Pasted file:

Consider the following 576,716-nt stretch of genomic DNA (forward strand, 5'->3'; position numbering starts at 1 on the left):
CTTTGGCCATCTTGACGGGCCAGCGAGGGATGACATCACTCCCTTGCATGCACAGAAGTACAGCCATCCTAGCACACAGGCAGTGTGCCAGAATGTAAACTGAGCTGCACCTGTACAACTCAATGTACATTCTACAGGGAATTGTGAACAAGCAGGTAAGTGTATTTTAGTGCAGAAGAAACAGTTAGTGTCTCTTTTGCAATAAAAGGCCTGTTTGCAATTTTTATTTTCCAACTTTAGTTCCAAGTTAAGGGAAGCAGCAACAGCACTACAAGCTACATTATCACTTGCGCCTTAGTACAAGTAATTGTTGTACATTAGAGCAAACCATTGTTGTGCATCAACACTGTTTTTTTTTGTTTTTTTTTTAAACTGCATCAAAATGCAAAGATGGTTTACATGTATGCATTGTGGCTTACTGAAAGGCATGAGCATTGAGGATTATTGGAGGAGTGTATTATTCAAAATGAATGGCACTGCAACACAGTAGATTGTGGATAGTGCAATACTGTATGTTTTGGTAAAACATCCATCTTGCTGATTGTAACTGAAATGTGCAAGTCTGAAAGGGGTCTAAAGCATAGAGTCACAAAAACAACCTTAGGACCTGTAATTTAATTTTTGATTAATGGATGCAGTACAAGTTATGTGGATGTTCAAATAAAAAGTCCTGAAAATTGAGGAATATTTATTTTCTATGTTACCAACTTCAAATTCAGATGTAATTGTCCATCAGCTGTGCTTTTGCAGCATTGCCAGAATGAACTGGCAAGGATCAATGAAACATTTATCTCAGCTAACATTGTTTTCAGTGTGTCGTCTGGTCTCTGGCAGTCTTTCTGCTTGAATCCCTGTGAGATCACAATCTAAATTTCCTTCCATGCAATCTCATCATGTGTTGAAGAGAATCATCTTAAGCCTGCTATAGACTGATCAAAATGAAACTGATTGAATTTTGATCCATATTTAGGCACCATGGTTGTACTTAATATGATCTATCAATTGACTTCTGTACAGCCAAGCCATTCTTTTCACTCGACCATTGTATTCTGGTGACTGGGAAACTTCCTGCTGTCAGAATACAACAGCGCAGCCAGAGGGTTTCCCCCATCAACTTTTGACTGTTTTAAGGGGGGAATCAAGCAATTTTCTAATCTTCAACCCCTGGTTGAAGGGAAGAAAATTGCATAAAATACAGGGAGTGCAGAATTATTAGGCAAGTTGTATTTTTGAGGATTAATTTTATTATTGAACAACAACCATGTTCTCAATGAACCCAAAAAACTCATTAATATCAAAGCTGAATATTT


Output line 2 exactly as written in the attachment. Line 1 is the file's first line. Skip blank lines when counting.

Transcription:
CTTTGGCCATCTTGACGGGCCAGCGAGGGATGACATCACTCCCTTGCATGCACAGAAGTACAGCCATCCTAGCACACAGGCAGTGTGCCAGAATGTAAACTGAGCTGCACCTGTACAACTCAATGTACATTCTACAGGGAATTGTGAACAAGCAGGTAAGTGTATTTTAGTGCAGAAGAAACAGTTAGTGTCTCTTTTGCAATAAAAGGCCTGTTTGCAATTTTTATTTTCCAACTTTAGTTCCAAGTTAAGGGAAGCAGCAACAGCACTACAAGCTACATTATCACTTGCGCCTTAGTACAAGTAATTGTTGTACATTAGAGCAAACCATTGTTGTGCATCAACACTGTTTTTTTTTGTTTTTTTTTTAAACTGCATCAAAATGCAAAGATGGTTTACATGTATGCATTGTGGCTTACTGAAAGGCATGAGCATTGAGGATTATTGGAGGAGTGTATTATTCAAAATGAATGGCACTGCAACACAGTAGATTGTGGATAGTGCAATACTGTATGTTTTGGTAAAACATCCATCTTGCTGATTGTAACTGAAATGTGCAAGTCTGAAAGGGGTCTAAAGCATAGAGTCACAAAAACAACCTTAGGACCTGTAATTTAATTTTTGATTAATGGATGCAGTACAAGTTATGTGGATGTTCAAATAAAAAGTCCTGAAAATTGAGGAATATTTATTTTCTATGTTACCAACTTCAAATTCAGATGTAATTGTCCATCAGCTGTGCTTTTGCAGCATTGCCAGAATGAACTGGCAAGGATCAATGAAACATTTATCTCAGCTAACATTGTTTTCAGTGTGTCGTCTGGTCTCTGGCAGTCTTTCTGCTTGAATCCCTGTGAGATCACAATCTAAATTTCCTTCCATGCAATCTCATCATGTGTTGAAGAGAATCATCTTAAGCCTGCTATAGACTGATCAAAATGAAACTGATTGAATTTTGATCCATATTTAGGCACCATGGTTGTACTTAATATGATCTATCAATTGACTTCTGTACAGCCAAGCCATTCTTTTCACTCGACCATTGTATTCTGGTGACTGGGAAACTTCCTGCTGTCAGAATACAACAGCGCAGCCAGAGGGTTTCCCCCATCAACTTTTGACTGTTTTAAGGGGGGAATCAAGCAATTTTCTAATCTTCAACCCCTGGTTGAAGGGAAGAAAATTGCATAAAATACAGGGAGTGCAGAATTATTAGGCAAGTTGTATTTTTGAGGATTAATTTTATTATTGAACAACAACCATGTTCTCAATGAACCCAAAAAACTCATTAATATCAAAGCTGAATATTT